Osteopathic Manipulative Treatment for Inpatients With Pulmonary Exacerbations of Cystic Fibrosis: Effects on Spirometry Findings and Patient Assessments of Breathing, Anxiety, and Pain

David A. Swender, DO; Gina Thompson, DO; Kristen Schneider, DO; Karen McCoy, MD; and Alpa Patel, MD
Notes and Affiliations
Notes and Affiliations

Received: July 1, 2013

Accepted: November 6, 2013

Published: June 1, 2014

J Osteopath Med; 114(6): 450-458

Context: Osteopathic manipulative treatment (OMT) has been studied in patients with various respiratory diseases. However, to the authors’ knowledge, no studies have assessed the efficacy of OMT in patients with cystic fibrosis (CF).

Objectives: To evaluate pulmonary function and perceptions of breathing, anxiety, and pain of CF patients who receive OMT in addition to standard inpatient management of pulmonary exacerbation.

Methods: In a single-blind randomized controlled trial, we assessed adult patients with a history of CF who were admitted to the hospital because of pulmonary exacerbation. Participants were randomly assigned to receive a daily standardized protocol of OMT or sham therapy. Both groups also received standard treatment for CF. Spirometry and questionnaire data (self-assessment of breathing, pain, and anxiety level) were collected before the first OMT or sham therapy session and after the final session.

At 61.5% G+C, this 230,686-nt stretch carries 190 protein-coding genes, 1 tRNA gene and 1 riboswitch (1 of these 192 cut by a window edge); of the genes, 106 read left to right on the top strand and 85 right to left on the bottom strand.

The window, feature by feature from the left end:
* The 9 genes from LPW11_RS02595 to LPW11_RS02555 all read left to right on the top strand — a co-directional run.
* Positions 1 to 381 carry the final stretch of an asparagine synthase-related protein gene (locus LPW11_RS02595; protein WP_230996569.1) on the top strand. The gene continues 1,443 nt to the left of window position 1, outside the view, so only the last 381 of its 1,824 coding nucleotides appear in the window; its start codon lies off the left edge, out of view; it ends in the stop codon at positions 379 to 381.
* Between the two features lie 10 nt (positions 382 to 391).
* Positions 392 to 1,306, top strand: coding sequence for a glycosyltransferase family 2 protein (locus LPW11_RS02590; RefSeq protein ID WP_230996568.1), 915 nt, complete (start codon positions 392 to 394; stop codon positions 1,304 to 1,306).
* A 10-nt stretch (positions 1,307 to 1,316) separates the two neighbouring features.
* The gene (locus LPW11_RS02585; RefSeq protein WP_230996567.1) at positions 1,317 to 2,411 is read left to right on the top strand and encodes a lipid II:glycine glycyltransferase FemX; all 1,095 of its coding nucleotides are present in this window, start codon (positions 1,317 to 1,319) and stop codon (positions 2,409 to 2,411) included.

Results: A total of 33 patients were included in the study: 16 in the OMT group and 17 in the sham therapy group. Improvements in spirometric parameters were observed in both the OMT and the sham therapy groups, with no statistically significant differences found between the groups. More patients in the OMT group than in the sham therapy group had questionnaire response patterns that indicated their breathing had improved during the study period (15 of 16 vs 8 of 16, respectively). No differences were found between groups for perceived improvement of pain and anxiety.

Conclusions: In the current study, CF patients who received OMT did not demonstrate statistically significant differences in pre- and posttreatment spirometry findings compared with CF patients who received sham therapy. Questionnaire findings suggest that OMT may affect CF patients’ perception of overall quality of breathing. Additional studies are needed to assess the clinical use of OMT in patients with CF.

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